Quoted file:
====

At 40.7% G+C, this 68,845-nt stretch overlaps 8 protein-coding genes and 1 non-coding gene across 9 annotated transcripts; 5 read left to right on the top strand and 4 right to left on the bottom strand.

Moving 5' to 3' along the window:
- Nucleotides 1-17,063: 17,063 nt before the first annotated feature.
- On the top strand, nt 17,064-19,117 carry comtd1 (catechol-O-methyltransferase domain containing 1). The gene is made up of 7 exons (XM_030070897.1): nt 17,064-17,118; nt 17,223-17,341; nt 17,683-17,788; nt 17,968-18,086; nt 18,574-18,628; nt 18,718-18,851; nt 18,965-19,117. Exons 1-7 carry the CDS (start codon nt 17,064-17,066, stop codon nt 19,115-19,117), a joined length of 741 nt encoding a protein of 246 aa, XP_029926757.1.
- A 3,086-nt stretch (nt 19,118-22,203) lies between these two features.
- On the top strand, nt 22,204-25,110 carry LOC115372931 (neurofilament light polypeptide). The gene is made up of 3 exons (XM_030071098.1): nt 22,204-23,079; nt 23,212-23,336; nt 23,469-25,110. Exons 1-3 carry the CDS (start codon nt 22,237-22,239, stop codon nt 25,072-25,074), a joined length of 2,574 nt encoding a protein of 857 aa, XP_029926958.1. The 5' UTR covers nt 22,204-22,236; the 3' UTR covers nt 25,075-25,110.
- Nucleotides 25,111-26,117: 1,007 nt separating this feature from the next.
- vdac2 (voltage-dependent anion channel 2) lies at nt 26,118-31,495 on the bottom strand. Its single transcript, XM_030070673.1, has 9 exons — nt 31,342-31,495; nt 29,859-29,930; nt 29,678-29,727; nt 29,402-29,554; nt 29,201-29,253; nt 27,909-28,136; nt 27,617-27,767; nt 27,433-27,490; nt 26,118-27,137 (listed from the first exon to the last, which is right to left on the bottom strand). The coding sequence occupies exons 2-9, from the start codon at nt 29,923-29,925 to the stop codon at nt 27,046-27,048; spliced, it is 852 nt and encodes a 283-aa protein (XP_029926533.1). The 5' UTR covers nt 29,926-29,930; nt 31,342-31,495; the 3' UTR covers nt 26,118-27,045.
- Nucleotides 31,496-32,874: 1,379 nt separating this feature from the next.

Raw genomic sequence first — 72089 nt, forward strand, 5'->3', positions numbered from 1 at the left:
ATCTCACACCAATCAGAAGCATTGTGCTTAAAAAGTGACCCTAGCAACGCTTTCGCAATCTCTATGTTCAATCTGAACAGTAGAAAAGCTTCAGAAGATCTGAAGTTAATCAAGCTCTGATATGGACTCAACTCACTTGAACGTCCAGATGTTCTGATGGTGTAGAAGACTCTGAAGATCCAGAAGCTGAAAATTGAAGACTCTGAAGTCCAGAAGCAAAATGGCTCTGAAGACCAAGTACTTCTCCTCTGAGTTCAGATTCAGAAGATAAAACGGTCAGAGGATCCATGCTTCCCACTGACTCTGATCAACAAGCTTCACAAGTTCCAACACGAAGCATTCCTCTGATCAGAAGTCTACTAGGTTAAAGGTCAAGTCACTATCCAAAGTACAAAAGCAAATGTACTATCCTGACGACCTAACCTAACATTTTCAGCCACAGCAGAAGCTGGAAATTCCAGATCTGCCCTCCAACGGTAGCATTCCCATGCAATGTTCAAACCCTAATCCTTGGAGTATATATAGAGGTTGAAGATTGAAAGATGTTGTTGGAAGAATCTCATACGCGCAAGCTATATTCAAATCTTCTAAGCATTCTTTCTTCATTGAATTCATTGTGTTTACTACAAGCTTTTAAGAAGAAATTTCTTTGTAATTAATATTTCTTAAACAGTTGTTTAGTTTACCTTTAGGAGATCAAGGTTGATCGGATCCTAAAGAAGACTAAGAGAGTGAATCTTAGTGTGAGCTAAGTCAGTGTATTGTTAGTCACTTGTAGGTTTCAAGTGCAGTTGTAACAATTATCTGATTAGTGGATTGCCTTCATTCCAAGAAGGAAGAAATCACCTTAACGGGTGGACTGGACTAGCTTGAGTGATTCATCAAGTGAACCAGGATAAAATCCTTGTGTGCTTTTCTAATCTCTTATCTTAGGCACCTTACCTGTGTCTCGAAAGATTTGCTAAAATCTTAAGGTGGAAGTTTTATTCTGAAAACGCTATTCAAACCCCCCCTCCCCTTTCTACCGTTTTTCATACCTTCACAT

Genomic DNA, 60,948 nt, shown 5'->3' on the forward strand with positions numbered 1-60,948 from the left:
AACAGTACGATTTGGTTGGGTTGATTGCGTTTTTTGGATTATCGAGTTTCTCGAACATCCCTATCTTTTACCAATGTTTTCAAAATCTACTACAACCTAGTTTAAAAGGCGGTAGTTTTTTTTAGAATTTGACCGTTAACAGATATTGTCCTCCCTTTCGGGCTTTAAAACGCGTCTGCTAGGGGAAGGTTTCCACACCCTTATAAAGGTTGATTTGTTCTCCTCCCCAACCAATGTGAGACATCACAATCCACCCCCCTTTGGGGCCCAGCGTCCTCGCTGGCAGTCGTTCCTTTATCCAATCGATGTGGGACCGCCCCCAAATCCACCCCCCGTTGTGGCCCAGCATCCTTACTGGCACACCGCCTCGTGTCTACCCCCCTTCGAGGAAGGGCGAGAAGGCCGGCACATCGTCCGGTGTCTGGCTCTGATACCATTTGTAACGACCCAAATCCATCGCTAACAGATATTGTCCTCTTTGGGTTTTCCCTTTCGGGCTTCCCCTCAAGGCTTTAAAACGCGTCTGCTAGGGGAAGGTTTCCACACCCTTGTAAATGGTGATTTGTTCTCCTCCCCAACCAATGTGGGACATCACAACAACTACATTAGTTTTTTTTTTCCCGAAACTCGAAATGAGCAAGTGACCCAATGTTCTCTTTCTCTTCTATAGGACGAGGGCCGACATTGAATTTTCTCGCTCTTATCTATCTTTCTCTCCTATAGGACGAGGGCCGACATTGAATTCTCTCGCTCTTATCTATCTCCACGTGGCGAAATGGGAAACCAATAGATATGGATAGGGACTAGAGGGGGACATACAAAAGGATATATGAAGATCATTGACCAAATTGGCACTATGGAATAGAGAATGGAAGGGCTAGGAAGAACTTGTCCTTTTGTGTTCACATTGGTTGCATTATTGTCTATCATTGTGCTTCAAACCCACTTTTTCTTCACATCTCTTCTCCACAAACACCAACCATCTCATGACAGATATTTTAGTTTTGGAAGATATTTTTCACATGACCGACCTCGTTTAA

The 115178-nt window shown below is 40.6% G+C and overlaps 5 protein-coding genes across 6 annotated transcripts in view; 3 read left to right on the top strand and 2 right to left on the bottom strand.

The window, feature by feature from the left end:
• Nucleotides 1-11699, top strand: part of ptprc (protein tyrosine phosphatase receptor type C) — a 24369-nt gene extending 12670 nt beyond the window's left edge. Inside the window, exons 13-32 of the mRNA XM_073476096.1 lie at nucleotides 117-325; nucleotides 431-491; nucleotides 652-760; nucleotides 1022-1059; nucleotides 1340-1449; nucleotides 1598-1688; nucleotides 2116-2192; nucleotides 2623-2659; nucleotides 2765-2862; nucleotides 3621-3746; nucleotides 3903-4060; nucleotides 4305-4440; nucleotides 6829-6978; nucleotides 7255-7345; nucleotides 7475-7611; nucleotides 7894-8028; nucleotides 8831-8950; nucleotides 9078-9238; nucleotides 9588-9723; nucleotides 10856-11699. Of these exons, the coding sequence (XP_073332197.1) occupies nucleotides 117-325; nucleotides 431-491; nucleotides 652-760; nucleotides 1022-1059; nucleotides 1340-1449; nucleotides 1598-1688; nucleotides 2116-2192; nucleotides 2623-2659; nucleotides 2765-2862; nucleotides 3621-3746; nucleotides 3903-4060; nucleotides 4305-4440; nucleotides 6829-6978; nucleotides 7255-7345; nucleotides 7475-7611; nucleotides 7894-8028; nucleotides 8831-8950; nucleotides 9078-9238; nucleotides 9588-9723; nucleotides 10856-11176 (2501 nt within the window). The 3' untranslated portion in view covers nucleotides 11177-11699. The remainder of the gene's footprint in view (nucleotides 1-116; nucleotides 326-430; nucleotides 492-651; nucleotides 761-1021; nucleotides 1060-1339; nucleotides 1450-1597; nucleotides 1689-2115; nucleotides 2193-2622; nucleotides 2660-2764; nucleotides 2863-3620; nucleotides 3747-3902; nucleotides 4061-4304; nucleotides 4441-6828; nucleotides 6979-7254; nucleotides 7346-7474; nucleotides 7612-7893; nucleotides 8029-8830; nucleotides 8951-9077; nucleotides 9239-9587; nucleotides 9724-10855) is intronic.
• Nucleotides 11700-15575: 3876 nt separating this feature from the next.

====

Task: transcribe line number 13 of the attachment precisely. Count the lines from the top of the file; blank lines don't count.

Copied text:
AACAGTACGATTTGGTTGGGTTGATTGCGTTTTTTGGATTATCGAGTTTCTCGAACATCCCTATCTTTTACCAATGTTTTCAAAATCTACTACAACCTAGTTTAAAAGGCGGTAGTTTTTTTTAGAATTTGACCGTTAACAGATATTGTCCTCCCTTTCGGGCTTTAAAACGCGTCTGCTAGGGGAAGGTTTCCACACCCTTATAAAGGTTGATTTGTTCTCCTCCCCAACCAATGTGAGACATCACAATCCACCCCCCTTTGGGGCCCAGCGTCCTCGCTGGCAGTCGTTCCTTTATCCAATCGATGTGGGACCGCCCCCAAATCCACCCCCCGTTGTGGCCCAGCATCCTTACTGGCACACCGCCTCGTGTCTACCCCCCTTCGAGGAAGGGCGAGAAGGCCGGCACATCGTCCGGTGTCTGGCTCTGATACCATTTGTAACGACCCAAATCCATCGCTAACAGATATTGTCCTCTTTGGGTTTTCCCTTTCGGGCTTCCCCTCAAGGCTTTAAAACGCGTCTGCTAGGGGAAGGTTTCCACACCCTTGTAAATGGTGATTTGTTCTCCTCCCCAACCAATGTGGGACATCACAACAACTACATTAGTTTTTTTTTTCCCGAAACTCGAAATGAGCAAGTGACCCAATGTTCTCTTTCTCTTCTATAGGACGAGGGCCGACATTGAATTTTCTCGCTCTTATCTATCTTTCTCTCCTATAGGACGAGGGCCGACATTGAATTCTCTCGCTCTTATCTATCTCCACGTGGCGAAATGGGAAACCAATAGATATGGATAGGGACTAGAGGGGGACATACAAAAGGATATATGAAGATCATTGACCAAATTGGCACTATGGAATAGAGAATGGAAGGGCTAGGAAGAACTTGTCCTTTTGTGTTCACATTGGTTGCATTATTGTCTATCATTGTGCTTCAAACCCACTTTTTCTTCACATCTCTTCTCCACAAACACCAACCATCTCATGACAGATATTTTAGTTTTGGAAGATATTTTTCACATGACCGACCTCGTTTAA